The illness first captured our attention during the Vietnam War, but war experiences are not the only events that can trigger PTSD. It is diagnosed in a wide variety of traumatic episodes from rape and incest, to war, to vehicle crashes, to terrorist attacks and kidnappings, to visual disturbances from dramatic events involving serious injury to others.

Signs and Symptoms of PTSD

PTSD can be a textbook diagnosis from the DSM-IV-TR (Diagnostic and Statistical Manual of Mental Disorders) published by the American Psychiatric Association. Criteria involve the person experiencing or witnessing a traumatic event that involved that actual death or serious injury or threat to the physical integrity of one’s self or others and the person’s responses manifesting an intense fear, helplessness, or horror. The traumatic event is persistently reexperienced in one or more of the following ways:

  1. Recurrent and intrusive distressing recollections of the event;
  2. Recurrent distressing dreams of the event;
  3. Acting or feeling that the traumatic event was recurring;
  4. Intense psychological distress at exposure to internal or external cues that symbolize or resemble an aspect of the traumatic event;
  5. Physiological reactivity on exposure to internal or external cues that symbolize or resemble an aspect of the traumatic event.

Also, there must be persistent avoidance of stimuli associated with the trauma and the numbing of general responsiveness (not present before the trauma), as indicated by three or more of the following:

  1. Efforts to avoid thoughts, feelings, or conversations associated with the trauma;
  2. Efforts to avoid activities, places, or people that arouse recollection of the trauma;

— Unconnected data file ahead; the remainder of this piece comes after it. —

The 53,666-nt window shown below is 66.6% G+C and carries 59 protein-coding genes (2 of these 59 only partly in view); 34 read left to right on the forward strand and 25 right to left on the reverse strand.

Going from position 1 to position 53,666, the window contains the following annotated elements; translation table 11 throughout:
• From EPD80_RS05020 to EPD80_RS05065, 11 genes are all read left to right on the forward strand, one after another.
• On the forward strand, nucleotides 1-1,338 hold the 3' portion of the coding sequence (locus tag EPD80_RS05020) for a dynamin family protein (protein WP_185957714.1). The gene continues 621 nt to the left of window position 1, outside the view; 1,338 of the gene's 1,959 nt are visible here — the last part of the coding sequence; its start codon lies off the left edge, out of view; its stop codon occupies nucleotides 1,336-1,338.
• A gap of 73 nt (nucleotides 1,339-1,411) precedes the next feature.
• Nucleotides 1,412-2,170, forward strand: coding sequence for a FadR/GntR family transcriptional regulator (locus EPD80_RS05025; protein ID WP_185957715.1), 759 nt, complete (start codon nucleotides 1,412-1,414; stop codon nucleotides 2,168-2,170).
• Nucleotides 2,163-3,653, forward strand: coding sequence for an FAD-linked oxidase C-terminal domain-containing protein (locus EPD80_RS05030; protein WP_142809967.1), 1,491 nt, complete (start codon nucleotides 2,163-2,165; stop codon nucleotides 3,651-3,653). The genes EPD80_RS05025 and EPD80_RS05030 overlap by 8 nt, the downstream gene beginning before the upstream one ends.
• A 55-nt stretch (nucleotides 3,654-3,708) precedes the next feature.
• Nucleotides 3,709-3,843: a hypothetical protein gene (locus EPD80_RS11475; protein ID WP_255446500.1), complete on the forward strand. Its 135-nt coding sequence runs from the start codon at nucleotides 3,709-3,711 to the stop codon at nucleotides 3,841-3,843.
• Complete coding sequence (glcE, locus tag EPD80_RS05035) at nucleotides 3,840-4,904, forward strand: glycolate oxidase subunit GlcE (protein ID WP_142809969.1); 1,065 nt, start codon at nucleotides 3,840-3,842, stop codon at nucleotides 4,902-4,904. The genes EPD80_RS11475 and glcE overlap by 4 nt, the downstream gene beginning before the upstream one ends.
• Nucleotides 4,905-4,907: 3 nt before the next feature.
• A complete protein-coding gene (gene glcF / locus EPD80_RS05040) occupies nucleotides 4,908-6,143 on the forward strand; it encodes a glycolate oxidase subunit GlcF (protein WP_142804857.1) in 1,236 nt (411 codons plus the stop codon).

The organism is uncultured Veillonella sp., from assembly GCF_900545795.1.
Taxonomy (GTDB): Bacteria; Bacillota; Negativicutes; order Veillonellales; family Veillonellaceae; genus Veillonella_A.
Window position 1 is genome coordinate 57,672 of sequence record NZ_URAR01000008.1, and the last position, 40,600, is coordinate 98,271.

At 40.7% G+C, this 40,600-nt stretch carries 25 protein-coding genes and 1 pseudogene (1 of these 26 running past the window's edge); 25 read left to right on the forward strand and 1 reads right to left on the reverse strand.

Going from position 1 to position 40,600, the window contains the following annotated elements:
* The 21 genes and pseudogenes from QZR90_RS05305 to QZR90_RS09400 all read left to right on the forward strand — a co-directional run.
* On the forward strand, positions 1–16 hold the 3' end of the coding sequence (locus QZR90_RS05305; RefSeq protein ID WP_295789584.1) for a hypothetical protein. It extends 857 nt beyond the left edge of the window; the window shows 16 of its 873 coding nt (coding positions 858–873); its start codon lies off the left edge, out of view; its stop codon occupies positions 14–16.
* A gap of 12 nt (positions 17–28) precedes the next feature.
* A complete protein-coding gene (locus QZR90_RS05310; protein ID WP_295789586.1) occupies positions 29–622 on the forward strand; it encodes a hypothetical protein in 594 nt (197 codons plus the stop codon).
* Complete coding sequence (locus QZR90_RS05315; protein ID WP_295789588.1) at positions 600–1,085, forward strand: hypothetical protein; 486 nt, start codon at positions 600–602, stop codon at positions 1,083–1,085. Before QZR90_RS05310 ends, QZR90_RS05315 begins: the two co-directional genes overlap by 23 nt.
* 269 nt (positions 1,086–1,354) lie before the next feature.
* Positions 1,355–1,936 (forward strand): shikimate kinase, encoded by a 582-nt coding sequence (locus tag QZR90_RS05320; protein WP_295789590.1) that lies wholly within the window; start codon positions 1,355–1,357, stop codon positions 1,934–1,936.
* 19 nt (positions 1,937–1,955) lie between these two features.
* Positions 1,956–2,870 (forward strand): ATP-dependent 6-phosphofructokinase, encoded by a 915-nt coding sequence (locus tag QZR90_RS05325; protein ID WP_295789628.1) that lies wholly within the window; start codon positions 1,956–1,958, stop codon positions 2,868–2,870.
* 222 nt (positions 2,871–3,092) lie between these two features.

3. Inability to recall an important aspect of the trauma;
  4. Marked diminished interest or participation in significant activities;
  5. Feeling of detachment or estrangement from others;
  6. Restricted range of effect;
  7. Sense of foreshortened future.

PTSD is also characterized by persistent symptoms of increased arousal, not previously present, as indicated by two or more of the following:

  1. Difficulty falling or staying asleep;
  2. Irritability or outbursts of anger;
  3. Difficulty concentrating;
  4. Hyper-vigilance;
  5. Exaggerated, startled response.

The duration of PTSD is thought to last for longer than one month. The disorder causes clinically significant distress or impairment in occupational, social, or other important areas of functioning. PTSD is considered “Acute” if the duration of the symptoms last three months or less and “Chronic” if the symptoms last more than three months. It is recognized that the onset of symptoms at six months or more after exposure to the stressor will carry a diagnosis of PTSD with Delayed Onset.